In karate’s inaugural Olympics, Sánchez is the first of three champions.
J. Sánchez Olympic Games Tokyo 2020
Sandra Sánchez was a fitting champion to proudly display the sport’s first Olympic gold medal at the Budokan.
The 39-year-old Spanish champion, like karate itself, had to wait for a long time for her chance to reach the pinnacle of sports, a stage where she could demonstrate her expertise in front of a global audience.
She didn’t let everyone down when she got her chance to compete in the first Olympic karate events on Thursday night.
Sanchez’s Inspired Kata Performance at the Budokan was a Rousing Success.
She also thinks it did an excellent job of introducing millions of people to the competitive side of this well-known martial art, and she believes it won the hearts of those viewers.
Sánchez remarked on the temporary participation of her sport in the Olympics, describing it as “extremely significant” because it was the first time and possibly the final time.
As the author puts it, “the last year was incredibly hard for a lot of people, which makes these Olympic Games quite meaningful.”
In addition to Sánchez’s first place finish in kata, which is a show of form similar to a gymnastics floor exercise, karate also recognised two other first-time champions in kumite, which is competitive sparring.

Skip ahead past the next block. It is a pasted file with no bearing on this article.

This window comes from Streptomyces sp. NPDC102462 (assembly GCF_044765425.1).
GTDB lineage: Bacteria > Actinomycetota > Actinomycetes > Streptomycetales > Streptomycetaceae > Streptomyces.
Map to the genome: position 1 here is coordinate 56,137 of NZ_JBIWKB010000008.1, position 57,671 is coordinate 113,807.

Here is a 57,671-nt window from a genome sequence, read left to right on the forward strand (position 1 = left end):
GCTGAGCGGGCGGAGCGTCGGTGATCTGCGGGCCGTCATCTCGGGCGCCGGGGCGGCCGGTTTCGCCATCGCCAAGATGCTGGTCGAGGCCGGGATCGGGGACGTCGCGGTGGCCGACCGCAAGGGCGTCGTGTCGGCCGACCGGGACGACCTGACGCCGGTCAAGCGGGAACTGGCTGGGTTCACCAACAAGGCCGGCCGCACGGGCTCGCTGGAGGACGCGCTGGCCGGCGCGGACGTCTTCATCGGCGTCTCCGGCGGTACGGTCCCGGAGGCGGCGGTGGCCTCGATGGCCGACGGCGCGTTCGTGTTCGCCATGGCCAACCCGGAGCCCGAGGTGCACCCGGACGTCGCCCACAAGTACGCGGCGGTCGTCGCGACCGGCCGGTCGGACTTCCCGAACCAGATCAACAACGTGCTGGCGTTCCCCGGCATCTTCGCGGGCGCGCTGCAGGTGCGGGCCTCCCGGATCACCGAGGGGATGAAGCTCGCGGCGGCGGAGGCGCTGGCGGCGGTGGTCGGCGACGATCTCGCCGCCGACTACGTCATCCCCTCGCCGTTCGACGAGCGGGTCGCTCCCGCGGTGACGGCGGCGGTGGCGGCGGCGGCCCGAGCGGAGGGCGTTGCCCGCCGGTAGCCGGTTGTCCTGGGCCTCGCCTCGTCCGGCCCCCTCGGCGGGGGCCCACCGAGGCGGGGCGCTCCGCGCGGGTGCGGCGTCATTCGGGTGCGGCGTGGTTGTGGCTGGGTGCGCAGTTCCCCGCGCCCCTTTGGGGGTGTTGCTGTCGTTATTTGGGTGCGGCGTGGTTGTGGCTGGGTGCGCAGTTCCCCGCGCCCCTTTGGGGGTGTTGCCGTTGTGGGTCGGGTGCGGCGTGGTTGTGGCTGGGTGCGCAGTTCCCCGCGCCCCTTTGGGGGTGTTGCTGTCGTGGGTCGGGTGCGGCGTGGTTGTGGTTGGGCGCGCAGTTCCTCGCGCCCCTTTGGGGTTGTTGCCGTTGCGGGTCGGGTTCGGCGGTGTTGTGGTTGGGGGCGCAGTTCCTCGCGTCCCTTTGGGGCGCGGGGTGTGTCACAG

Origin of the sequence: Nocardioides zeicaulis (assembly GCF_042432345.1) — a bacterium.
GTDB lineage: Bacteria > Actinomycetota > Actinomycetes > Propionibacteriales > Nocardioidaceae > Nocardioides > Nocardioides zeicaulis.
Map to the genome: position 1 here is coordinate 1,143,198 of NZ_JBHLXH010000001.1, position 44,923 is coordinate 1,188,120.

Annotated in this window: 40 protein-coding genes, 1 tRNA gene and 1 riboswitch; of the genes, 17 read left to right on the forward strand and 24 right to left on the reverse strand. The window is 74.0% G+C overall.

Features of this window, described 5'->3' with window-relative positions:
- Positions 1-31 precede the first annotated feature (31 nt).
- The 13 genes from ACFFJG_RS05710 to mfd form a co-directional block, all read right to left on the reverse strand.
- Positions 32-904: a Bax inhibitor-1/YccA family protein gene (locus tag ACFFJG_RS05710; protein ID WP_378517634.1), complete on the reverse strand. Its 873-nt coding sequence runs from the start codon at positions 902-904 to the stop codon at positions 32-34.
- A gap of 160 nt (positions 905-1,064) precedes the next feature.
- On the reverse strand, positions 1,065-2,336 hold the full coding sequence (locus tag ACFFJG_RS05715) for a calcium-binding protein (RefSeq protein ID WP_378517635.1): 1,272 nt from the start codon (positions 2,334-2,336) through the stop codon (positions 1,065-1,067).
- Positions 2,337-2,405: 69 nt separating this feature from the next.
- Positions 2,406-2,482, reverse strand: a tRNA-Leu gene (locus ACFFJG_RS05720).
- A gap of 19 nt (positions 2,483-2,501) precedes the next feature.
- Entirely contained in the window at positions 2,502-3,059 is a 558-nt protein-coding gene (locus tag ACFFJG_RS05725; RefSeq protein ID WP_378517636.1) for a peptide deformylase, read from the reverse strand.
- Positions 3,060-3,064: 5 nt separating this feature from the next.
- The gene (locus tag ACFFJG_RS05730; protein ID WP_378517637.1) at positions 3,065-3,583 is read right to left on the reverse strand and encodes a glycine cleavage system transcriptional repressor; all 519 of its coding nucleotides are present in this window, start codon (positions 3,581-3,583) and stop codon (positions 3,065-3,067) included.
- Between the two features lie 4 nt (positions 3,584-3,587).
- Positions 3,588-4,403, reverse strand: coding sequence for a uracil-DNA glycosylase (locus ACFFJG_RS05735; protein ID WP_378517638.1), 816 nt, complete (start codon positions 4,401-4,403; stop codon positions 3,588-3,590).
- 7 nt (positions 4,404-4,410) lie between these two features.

The first two gold medals of the competition went to France’s Steven Da Costa in the 67-kilogram kumite and Bulgaria’s 21-year-old Ivet Goranova in the 55-kilogram women’s kumite.
But the gold medals were merely a bonus on a historic day for a martial art that gives its most dedicated practitioners a way of life to aspire to.
U.S. karateka Sakura Kokumai, who came in fourth place in women’s kata, said, “As a karate athlete, we’ve been doing this for the love of our sport and martial art.”
I hope People got to see what we do as Athletes,” Kokumai said.
We put in the time and effort to train just like any other athlete, and I truly believe we have earned our spot in the Olympics.
“Unfortunately, this will be the first and only time this happens; but, I am optimistic that we will be able to make a comeback in future Olympic competitions.
Sánchez is continually pushing karate to new heights after becoming the oldest Olympic champion in Spain’s rich sporting history.
She has dedicated her whole life to the martial art, and since the middle of the last decade, she has dominated competition across Europe, earning her the status of a national sports hero in Spain.
Sánchez’s gold medal victory came on her fifth wedding anniversary, making the day even more meaningful. Jesus Del Moral, her longtime trainer, is her husband.
She handed Del Moral the item and added, “This is my present to you,” prompting laughter from the latter. Inquiringly, “What is your gift now?”
With Del Moral’s Support
She has continued training far past what would be considered her prime as a professional karateka. She’d just won seven straight European titles in her discipline, and she brought that form to Tokyo, where she easily bested her younger rivals.
Despite karate’s exclusion from the Paris Olympics, Sánchez has no plans to give up the discipline. Sánchez plans to continue his karate training long after he receives his black belt.
“If I feel well and my body and my mind travel in the same direction, I will play more,” she remarked. “When my body and mind say, ‘Stop,’ OK, then we stop and enjoy other things,” she said.